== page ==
Research HighlightsSoybean Pests in North Dakota Can Be Elusive: Be Prepared (Part 1 of 2)
By Carol Brown
Several soybean pests are closely monitored in North Dakota under Janet Knodel’s watch. This North Dakota State University professor and extension entomologist leads the NDSU Integrated Pest Management Crop Survey. She and her crop scouts traverse the state checking pest populations through checkoff support from the North Dakota Soybean Council and North Central Soybean Research Program. This first article of a two-part series focuses on soybean aphids and grasshoppers. Part 2 will feature Knodel’s findings when scouting for the soybean gall midge in North Dakota.
The soybean aphid is a persistent pest across all Midwestern soybean-growing states, and there is considerable research exploring how to help control or mitigate it to prevent yield loss. Knodel has been keeping track of soybean aphid populations in fields across the state annually and knows where the aphid populations have been the highest. She has also been testing current and new insecticides for control against soybean aphid.
“In 2017, we were receiving a lot of complaints from farmers in eastern North Dakota that the pyrethroid insecticides were not performing well for soybean aphids,” Knodel explains. “We sampled fields in approximately nine counties and found 70% of the samples had soybean aphid populations that tested resistant to pyrethroid insecticides.”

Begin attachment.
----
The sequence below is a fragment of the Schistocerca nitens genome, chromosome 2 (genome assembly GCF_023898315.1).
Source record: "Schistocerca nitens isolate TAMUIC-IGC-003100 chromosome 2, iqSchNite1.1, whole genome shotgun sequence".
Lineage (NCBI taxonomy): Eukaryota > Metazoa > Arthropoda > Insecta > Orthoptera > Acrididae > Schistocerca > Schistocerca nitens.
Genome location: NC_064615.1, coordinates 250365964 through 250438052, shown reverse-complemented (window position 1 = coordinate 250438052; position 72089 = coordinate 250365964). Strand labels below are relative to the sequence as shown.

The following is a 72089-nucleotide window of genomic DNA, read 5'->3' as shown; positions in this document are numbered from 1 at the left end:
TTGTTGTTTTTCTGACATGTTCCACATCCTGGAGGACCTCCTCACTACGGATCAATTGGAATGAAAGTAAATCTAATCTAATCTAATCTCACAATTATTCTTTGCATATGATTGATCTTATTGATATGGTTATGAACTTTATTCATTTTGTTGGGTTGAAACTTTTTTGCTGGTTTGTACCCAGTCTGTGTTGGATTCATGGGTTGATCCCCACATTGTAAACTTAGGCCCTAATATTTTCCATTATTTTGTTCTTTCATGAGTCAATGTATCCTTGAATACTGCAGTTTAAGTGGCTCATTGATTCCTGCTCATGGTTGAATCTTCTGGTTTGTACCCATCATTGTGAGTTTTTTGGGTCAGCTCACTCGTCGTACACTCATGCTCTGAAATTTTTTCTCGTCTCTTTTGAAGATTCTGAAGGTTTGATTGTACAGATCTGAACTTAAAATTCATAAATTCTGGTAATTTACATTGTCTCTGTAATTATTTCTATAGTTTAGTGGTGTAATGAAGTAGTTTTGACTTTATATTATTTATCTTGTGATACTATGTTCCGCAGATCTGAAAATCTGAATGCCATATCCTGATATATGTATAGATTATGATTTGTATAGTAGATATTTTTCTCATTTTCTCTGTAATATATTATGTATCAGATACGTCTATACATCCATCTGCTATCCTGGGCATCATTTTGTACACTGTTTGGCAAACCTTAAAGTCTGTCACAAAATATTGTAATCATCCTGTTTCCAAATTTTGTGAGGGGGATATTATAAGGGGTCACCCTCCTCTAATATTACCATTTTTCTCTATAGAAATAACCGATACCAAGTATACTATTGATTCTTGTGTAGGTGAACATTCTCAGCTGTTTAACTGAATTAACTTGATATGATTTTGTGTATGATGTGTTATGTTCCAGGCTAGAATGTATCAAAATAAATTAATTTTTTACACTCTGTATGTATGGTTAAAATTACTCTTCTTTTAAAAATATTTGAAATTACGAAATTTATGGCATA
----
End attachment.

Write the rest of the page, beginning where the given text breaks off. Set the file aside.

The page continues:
Knodel is part of a multi-state project exploring insecticide resistance in soybean aphids, led by Robert Koch at the University of Minnesota. The NCSRP-funded project included aphid research in Minnesota, Iowa, South Dakota and North Dakota.
“Growers are now aware that the pyrethroid insecticides probably won’t do a good job, especially if they are located in the eastern counties, near the Red River Valley,” says Knodel. “Additionally, we lost Lorsban, chlorpyrifos, which was the ‘go-to’ insecticide if a pyrethroid wasn’t used.”
In August 2021, the Environmental Protection Agency revoked the use of Lorsban insecticide on all field crops grown for food use. As a result, Knodel’s team is evaluating the effectiveness of new insecticides that are specific to aphids and safer for beneficial insects. She says soybean farmers are lucky to have alternative insecticides for aphid control, as other crops, such as canola and sunflower, have no new insecticides or modes of action for control of their key insect pests.
“There are three new modes of action specific for this group of piercing–sucking insects like aphids and leafhoppers,” comments Knodel. “The products Transform WG (Group 4C), Sivanto Prime (Group 4D) and Sefina (Group 9D) belong to unique modes of action that are different from the pyrethroids.”
The multi-state research team developed a fact sheet that provides recommendations to growers for managing insecticide-resistant soybean aphids. Knodel says the fact sheet summarizes ways to help prevent insecticide resistance and tells the story of what was learned from previous aphid management.
“We were over-using our pyrethroids and as a result, aphids are very adept at developing resistance because they have more than 10 generations of aphids each summer,” she says. “Because of that, they can quickly evolve resistance. Aphids reproduce fast and they give birth to live young, so if the parent is resistant, so are the young.”